Like

  3. Love this album. And this is a great post about it too. I love it when a review totally puts you in the mood to hear something so well done! Song of a Baker is fantastic and I always love Steve’s transition from cheeky cockney to soul singer in Lazy Sunday. It’s a great moment when he changes his singing style in that last verse. Gives me chills.

    Liked by 2 people

  4. P.S. I was sitty comftybold four-square on my botty while I read this.

    Liked by 1 person

    1. Very glad to hear that, Scott. It always sounds better that way. 🙂

      Liked by 1 person

  5. Another great review Bruce. I now must pull this classic out and give it a spin.

    Liked by 1 person

    1. Thanks for dropping by Jim L. Enjoy our Nut Gone Flake!

      Like

  6. Great post, Bruce – great album and one I haven’t listened to in an age. Truth be told, despite having mad love for this one I no longer own it (CD was loaned out a long time ago and never seen again – never got round to replacing it. Shocker). I’ll need to rectify that now though, cause I really need to hear this again. Thanks for throwing back on my radar!

    Liked by 1 person

    1. My pleasure James. Given how crappy my fancy-pants Castle CD re-issue is, might be worth researching a bit on the doubtless myriad re-releases out there. Unless you win the lottery and find an OG, of course!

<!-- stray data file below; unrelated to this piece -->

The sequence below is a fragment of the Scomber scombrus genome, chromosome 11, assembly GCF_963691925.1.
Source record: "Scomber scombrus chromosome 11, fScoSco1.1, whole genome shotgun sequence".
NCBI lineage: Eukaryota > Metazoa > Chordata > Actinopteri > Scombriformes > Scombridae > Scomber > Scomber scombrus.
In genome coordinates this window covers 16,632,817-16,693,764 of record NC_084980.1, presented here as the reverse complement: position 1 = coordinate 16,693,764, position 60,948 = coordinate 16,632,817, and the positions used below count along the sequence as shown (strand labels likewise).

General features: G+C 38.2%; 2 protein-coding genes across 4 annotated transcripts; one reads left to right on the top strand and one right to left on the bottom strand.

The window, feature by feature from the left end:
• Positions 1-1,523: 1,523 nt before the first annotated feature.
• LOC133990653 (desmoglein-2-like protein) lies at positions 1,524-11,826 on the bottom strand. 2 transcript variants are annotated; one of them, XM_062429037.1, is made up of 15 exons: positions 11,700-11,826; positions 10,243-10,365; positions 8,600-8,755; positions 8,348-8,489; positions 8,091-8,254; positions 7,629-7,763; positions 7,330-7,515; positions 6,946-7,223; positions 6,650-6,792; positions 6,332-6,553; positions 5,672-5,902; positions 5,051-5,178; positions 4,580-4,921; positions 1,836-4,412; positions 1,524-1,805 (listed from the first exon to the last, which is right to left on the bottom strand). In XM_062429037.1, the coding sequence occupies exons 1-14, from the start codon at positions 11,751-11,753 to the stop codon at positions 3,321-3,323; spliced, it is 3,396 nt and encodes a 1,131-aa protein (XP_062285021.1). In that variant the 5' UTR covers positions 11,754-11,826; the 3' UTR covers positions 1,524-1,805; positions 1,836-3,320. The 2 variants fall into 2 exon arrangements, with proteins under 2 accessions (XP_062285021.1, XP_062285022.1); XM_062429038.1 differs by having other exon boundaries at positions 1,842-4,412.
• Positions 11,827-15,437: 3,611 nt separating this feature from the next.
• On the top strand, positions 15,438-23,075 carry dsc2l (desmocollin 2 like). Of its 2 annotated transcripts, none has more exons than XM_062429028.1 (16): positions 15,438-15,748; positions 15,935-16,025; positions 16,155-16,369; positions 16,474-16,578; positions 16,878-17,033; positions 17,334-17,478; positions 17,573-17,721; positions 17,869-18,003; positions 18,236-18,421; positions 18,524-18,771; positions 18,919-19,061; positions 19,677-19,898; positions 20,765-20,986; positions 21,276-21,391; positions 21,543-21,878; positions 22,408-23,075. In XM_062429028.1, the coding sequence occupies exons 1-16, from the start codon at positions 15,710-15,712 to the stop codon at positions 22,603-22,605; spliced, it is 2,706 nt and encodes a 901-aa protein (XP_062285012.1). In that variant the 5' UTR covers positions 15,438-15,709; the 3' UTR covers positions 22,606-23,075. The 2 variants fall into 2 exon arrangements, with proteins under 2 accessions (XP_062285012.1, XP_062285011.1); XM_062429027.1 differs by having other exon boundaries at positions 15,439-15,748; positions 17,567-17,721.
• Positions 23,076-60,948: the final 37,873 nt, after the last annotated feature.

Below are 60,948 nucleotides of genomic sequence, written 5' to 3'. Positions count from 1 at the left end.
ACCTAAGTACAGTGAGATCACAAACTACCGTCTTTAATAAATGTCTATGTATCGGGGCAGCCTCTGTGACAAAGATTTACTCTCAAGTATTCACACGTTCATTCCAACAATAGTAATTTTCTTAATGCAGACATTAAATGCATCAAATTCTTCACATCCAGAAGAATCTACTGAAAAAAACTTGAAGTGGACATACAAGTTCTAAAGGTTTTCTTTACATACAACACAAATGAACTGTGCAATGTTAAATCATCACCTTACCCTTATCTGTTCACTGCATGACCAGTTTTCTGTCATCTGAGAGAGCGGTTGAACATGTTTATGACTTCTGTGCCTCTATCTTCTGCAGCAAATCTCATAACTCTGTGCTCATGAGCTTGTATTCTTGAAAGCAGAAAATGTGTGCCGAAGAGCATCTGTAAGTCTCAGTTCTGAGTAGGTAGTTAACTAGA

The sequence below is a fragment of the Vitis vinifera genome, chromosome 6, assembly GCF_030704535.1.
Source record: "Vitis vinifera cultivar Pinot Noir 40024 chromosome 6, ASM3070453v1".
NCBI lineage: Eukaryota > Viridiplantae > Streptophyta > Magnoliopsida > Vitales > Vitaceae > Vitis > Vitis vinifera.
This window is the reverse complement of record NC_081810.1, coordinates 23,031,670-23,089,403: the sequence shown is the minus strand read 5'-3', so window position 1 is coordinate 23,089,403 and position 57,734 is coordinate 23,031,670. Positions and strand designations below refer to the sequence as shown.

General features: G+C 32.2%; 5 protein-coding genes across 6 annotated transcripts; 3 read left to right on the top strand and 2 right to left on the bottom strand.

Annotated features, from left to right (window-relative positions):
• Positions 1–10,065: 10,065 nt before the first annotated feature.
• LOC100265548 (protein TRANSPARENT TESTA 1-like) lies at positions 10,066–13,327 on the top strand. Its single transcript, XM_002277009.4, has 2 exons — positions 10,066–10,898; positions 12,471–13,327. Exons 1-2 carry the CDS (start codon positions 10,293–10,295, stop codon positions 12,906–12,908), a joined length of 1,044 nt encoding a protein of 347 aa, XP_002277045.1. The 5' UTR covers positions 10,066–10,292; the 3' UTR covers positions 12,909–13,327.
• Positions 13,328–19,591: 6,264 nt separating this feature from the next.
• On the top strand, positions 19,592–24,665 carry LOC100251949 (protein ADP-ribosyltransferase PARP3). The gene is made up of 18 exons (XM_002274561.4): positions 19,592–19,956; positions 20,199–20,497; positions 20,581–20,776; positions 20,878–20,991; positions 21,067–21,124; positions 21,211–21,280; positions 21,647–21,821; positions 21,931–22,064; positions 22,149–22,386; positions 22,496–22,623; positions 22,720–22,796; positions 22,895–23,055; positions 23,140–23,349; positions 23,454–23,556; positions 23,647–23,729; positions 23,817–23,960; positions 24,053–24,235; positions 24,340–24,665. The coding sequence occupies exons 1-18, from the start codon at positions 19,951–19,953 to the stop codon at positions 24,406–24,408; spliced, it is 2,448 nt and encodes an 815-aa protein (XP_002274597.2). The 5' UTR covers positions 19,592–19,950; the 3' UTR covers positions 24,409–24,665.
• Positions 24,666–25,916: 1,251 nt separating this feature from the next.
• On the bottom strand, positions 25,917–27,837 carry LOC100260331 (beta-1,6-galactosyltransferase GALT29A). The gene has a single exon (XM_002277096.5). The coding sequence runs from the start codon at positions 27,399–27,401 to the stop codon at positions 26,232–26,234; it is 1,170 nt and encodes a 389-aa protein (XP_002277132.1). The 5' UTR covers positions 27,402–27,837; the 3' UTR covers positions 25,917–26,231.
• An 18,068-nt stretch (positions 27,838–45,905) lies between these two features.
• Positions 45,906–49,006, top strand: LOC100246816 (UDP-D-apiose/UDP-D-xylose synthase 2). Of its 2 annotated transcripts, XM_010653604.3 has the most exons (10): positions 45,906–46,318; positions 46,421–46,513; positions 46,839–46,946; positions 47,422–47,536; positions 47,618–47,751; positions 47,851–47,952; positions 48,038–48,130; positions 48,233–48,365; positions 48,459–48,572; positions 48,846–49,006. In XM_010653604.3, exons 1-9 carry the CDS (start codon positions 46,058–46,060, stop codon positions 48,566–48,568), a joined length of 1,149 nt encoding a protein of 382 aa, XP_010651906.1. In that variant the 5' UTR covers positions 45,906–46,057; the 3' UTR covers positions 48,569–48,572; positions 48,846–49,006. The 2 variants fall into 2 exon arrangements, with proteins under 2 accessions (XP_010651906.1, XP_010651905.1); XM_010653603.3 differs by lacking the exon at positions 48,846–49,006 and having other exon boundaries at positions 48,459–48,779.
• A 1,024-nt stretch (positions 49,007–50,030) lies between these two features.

Liked by 1 person

      1. Reckon a reissue would do me nicely, Bruce. Preferably on the big black disc format, but I’m thinking of having a look for a cheap CD just so I can hear it again soon!

        Liked by 1 person

  7. I really need to brush up on my Small Faces. I’m lacking terribly. Beautifully presented album art, too.

    Great post.

    Liked by 1 person

    1. Thanks J. This is the best known album naturally enough, but the earlier Decca and Immediate LPs are terrific too!

      Liked by 1 person

  8. Hmm. I will inherit an original copy of this one day but I’m afraid it’ll be a bit wasted on me as anything other than a gorgeous object. Sorry, but Unwin is a bridge too far for me Bruce.

    Liked by 1 person

    1. Channel your inner Flower Pot man, my friend. All will become clear…

      Liked by 1 person

  9. Nice one. Unwin’s interjections still make me smile after many listens. Someone should release a psych compilation that just features spoken word stuff. Just putting that out there… I’d buy it.

    Liked by 2 people

    1. What a neat idea. What else would be contenders, I wonder? There are some nice little spoken drop-ins on the Dukes of Stratosphere album…

      Like

      1. I’ll put forward some Moody Blues for that comp! “Brave Helios, wake up your steeds. Bring the warmth the countryside needs!”

        Liked by 1 person